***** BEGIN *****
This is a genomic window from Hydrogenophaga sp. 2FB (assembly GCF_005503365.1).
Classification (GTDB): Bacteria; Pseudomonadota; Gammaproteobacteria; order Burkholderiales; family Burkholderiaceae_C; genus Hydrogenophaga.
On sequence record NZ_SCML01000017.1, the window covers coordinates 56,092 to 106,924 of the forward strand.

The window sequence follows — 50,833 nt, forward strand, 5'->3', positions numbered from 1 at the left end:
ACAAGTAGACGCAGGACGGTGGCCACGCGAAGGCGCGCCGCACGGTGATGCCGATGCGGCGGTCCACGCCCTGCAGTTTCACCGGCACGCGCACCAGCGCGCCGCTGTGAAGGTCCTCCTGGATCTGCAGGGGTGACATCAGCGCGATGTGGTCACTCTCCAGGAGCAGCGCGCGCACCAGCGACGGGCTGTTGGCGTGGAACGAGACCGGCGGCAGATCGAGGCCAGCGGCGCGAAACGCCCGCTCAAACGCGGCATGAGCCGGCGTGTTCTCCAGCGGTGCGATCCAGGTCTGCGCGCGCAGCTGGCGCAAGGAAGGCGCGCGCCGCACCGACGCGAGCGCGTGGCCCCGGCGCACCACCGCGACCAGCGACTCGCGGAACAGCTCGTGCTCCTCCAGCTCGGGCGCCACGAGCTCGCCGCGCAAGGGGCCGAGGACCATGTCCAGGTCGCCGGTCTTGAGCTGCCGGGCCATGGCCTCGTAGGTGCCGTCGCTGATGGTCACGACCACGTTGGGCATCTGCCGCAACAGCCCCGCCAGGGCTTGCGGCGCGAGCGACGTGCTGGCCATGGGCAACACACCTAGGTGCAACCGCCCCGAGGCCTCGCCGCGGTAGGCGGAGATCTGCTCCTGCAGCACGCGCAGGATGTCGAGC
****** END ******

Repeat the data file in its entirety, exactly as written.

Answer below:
This is a genomic window from Hydrogenophaga sp. 2FB (assembly GCF_005503365.1).
Classification (GTDB): Bacteria; Pseudomonadota; Gammaproteobacteria; order Burkholderiales; family Burkholderiaceae_C; genus Hydrogenophaga.
On sequence record NZ_SCML01000017.1, the window covers coordinates 56,092 to 106,924 of the forward strand.

The window sequence follows — 50,833 nt, forward strand, 5'->3', positions numbered from 1 at the left end:
ACAAGTAGACGCAGGACGGTGGCCACGCGAAGGCGCGCCGCACGGTGATGCCGATGCGGCGGTCCACGCCCTGCAGTTTCACCGGCACGCGCACCAGCGCGCCGCTGTGAAGGTCCTCCTGGATCTGCAGGGGTGACATCAGCGCGATGTGGTCACTCTCCAGGAGCAGCGCGCGCACCAGCGACGGGCTGTTGGCGTGGAACGAGACCGGCGGCAGATCGAGGCCAGCGGCGCGAAACGCCCGCTCAAACGCGGCATGAGCCGGCGTGTTCTCCAGCGGTGCGATCCAGGTCTGCGCGCGCAGCTGGCGCAAGGAAGGCGCGCGCCGCACCGACGCGAGCGCGTGGCCCCGGCGCACCACCGCGACCAGCGACTCGCGGAACAGCTCGTGCTCCTCCAGCTCGGGCGCCACGAGCTCGCCGCGCAAGGGGCCGAGGACCATGTCCAGGTCGCCGGTCTTGAGCTGCCGGGCCATGGCCTCGTAGGTGCCGTCGCTGATGGTCACGACCACGTTGGGCATCTGCCGCAACAGCCCCGCCAGGGCTTGCGGCGCGAGCGACGTGCTGGCCATGGGCAACACACCTAGGTGCAACCGCCCCGAGGCCTCGCCGCGGTAGGCGGAGATCTGCTCCTGCAGCACGCGCAGGATGTCGAGC